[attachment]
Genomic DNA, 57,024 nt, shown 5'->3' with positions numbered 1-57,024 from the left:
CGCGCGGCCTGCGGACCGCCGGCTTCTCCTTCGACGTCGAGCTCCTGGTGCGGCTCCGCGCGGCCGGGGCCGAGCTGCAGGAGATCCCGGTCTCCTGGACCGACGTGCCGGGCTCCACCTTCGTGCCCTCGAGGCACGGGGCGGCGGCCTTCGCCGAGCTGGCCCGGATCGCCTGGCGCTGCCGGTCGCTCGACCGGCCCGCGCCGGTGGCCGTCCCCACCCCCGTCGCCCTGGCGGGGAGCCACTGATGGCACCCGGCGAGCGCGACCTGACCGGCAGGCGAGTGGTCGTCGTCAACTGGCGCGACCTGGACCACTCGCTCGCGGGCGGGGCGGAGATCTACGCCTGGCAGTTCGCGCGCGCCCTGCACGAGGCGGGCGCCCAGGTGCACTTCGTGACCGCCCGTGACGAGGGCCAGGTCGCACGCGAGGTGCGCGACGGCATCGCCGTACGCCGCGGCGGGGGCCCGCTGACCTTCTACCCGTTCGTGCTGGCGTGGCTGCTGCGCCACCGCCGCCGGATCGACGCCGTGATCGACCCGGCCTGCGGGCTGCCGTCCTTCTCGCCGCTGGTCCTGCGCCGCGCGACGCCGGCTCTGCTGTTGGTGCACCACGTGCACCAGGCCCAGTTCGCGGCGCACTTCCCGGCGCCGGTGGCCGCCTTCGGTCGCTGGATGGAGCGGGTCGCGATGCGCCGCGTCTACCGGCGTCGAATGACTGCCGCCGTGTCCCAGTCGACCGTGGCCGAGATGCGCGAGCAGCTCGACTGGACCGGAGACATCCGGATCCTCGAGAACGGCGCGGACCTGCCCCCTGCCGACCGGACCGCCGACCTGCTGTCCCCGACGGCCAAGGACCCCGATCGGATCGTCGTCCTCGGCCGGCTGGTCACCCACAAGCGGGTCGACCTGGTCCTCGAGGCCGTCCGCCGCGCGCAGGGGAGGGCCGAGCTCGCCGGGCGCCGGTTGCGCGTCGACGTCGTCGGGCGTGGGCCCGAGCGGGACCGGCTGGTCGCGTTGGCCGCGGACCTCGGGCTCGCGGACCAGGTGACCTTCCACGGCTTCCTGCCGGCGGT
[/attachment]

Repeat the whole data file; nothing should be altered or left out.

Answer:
Genomic DNA, 57,024 nt, shown 5'->3' with positions numbered 1-57,024 from the left:
CGCGCGGCCTGCGGACCGCCGGCTTCTCCTTCGACGTCGAGCTCCTGGTGCGGCTCCGCGCGGCCGGGGCCGAGCTGCAGGAGATCCCGGTCTCCTGGACCGACGTGCCGGGCTCCACCTTCGTGCCCTCGAGGCACGGGGCGGCGGCCTTCGCCGAGCTGGCCCGGATCGCCTGGCGCTGCCGGTCGCTCGACCGGCCCGCGCCGGTGGCCGTCCCCACCCCCGTCGCCCTGGCGGGGAGCCACTGATGGCACCCGGCGAGCGCGACCTGACCGGCAGGCGAGTGGTCGTCGTCAACTGGCGCGACCTGGACCACTCGCTCGCGGGCGGGGCGGAGATCTACGCCTGGCAGTTCGCGCGCGCCCTGCACGAGGCGGGCGCCCAGGTGCACTTCGTGACCGCCCGTGACGAGGGCCAGGTCGCACGCGAGGTGCGCGACGGCATCGCCGTACGCCGCGGCGGGGGCCCGCTGACCTTCTACCCGTTCGTGCTGGCGTGGCTGCTGCGCCACCGCCGCCGGATCGACGCCGTGATCGACCCGGCCTGCGGGCTGCCGTCCTTCTCGCCGCTGGTCCTGCGCCGCGCGACGCCGGCTCTGCTGTTGGTGCACCACGTGCACCAGGCCCAGTTCGCGGCGCACTTCCCGGCGCCGGTGGCCGCCTTCGGTCGCTGGATGGAGCGGGTCGCGATGCGCCGCGTCTACCGGCGTCGAATGACTGCCGCCGTGTCCCAGTCGACCGTGGCCGAGATGCGCGAGCAGCTCGACTGGACCGGAGACATCCGGATCCTCGAGAACGGCGCGGACCTGCCCCCTGCCGACCGGACCGCCGACCTGCTGTCCCCGACGGCCAAGGACCCCGATCGGATCGTCGTCCTCGGCCGGCTGGTCACCCACAAGCGGGTCGACCTGGTCCTCGAGGCCGTCCGCCGCGCGCAGGGGAGGGCCGAGCTCGCCGGGCGCCGGTTGCGCGTCGACGTCGTCGGGCGTGGGCCCGAGCGGGACCGGCTGGTCGCGTTGGCCGCGGACCTCGGGCTCGCGGACCAGGTGACCTTCCACGGCTTCCTGCCGGCGGT